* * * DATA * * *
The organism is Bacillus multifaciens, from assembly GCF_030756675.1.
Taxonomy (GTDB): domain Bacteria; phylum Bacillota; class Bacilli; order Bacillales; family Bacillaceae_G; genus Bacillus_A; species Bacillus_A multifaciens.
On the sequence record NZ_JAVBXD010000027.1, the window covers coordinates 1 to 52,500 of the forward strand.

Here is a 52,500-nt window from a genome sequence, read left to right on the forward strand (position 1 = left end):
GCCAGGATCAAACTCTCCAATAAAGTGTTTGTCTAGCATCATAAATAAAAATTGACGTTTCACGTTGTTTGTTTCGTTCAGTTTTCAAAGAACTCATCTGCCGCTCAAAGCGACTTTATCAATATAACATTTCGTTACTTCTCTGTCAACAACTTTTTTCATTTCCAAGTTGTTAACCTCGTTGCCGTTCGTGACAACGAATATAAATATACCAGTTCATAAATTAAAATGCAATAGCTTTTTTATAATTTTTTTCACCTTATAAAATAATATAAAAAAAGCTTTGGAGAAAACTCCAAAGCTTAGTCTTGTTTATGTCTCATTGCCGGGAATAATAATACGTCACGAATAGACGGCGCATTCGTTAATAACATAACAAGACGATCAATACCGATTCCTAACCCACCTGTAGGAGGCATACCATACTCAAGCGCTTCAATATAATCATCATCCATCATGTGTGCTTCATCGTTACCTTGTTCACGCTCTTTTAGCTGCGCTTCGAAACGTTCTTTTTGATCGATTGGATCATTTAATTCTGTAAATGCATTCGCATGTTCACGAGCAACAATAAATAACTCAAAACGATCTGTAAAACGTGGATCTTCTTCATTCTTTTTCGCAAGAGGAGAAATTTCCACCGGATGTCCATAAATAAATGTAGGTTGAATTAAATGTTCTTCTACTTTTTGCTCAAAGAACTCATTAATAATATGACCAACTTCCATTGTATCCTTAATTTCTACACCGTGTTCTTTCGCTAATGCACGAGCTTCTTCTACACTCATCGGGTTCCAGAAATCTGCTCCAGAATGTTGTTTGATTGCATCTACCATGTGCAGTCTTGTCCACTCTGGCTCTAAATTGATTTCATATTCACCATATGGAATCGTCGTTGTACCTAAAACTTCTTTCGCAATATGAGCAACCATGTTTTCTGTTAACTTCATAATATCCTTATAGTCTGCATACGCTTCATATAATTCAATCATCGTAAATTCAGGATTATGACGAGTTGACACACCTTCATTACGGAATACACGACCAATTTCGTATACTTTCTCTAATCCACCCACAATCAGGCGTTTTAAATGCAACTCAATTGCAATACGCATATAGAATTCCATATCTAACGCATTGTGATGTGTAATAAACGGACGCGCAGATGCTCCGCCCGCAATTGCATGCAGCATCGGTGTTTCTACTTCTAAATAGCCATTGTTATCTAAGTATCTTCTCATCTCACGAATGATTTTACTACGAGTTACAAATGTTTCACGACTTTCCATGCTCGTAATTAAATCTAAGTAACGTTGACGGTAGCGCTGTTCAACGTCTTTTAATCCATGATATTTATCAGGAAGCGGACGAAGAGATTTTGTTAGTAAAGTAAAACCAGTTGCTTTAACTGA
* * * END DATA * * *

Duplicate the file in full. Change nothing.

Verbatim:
The organism is Bacillus multifaciens, from assembly GCF_030756675.1.
Taxonomy (GTDB): domain Bacteria; phylum Bacillota; class Bacilli; order Bacillales; family Bacillaceae_G; genus Bacillus_A; species Bacillus_A multifaciens.
On the sequence record NZ_JAVBXD010000027.1, the window covers coordinates 1 to 52,500 of the forward strand.

Here is a 52,500-nt window from a genome sequence, read left to right on the forward strand (position 1 = left end):
GCCAGGATCAAACTCTCCAATAAAGTGTTTGTCTAGCATCATAAATAAAAATTGACGTTTCACGTTGTTTGTTTCGTTCAGTTTTCAAAGAACTCATCTGCCGCTCAAAGCGACTTTATCAATATAACATTTCGTTACTTCTCTGTCAACAACTTTTTTCATTTCCAAGTTGTTAACCTCGTTGCCGTTCGTGACAACGAATATAAATATACCAGTTCATAAATTAAAATGCAATAGCTTTTTTATAATTTTTTTCACCTTATAAAATAATATAAAAAAAGCTTTGGAGAAAACTCCAAAGCTTAGTCTTGTTTATGTCTCATTGCCGGGAATAATAATACGTCACGAATAGACGGCGCATTCGTTAATAACATAACAAGACGATCAATACCGATTCCTAACCCACCTGTAGGAGGCATACCATACTCAAGCGCTTCAATATAATCATCATCCATCATGTGTGCTTCATCGTTACCTTGTTCACGCTCTTTTAGCTGCGCTTCGAAACGTTCTTTTTGATCGATTGGATCATTTAATTCTGTAAATGCATTCGCATGTTCACGAGCAACAATAAATAACTCAAAACGATCTGTAAAACGTGGATCTTCTTCATTCTTTTTCGCAAGAGGAGAAATTTCCACCGGATGTCCATAAATAAATGTAGGTTGAATTAAATGTTCTTCTACTTTTTGCTCAAAGAACTCATTAATAATATGACCAACTTCCATTGTATCCTTAATTTCTACACCGTGTTCTTTCGCTAATGCACGAGCTTCTTCTACACTCATCGGGTTCCAGAAATCTGCTCCAGAATGTTGTTTGATTGCATCTACCATGTGCAGTCTTGTCCACTCTGGCTCTAAATTGATTTCATATTCACCATATGGAATCGTCGTTGTACCTAAAACTTCTTTCGCAATATGAGCAACCATGTTTTCTGTTAACTTCATAATATCCTTATAGTCTGCATACGCTTCATATAATTCAATCATCGTAAATTCAGGATTATGACGAGTTGACACACCTTCATTACGGAATACACGACCAATTTCGTATACTTTCTCTAATCCACCCACAATCAGGCGTTTTAAATGCAACTCAATTGCAATACGCATATAGAATTCCATATCTAACGCATTGTGATGTGTAATAAACGGACGCGCAGATGCTCCGCCCGCAATTGCATGCAGCATCGGTGTTTCTACTTCTAAATAGCCATTGTTATCTAAGTATCTTCTCATCTCACGAATGATTTTACTACGAGTTACAAATGTTTCACGACTTTCCATGCTCGTAATTAAATCTAAGTAACGTTGACGGTAGCGCTGTTCAACGTCTTTTAATCCATGATATTTATCAGGAAGCGGACGAAGAGATTTTGTTAGTAAAGTAAAACCAGTTGCTTTAACTGA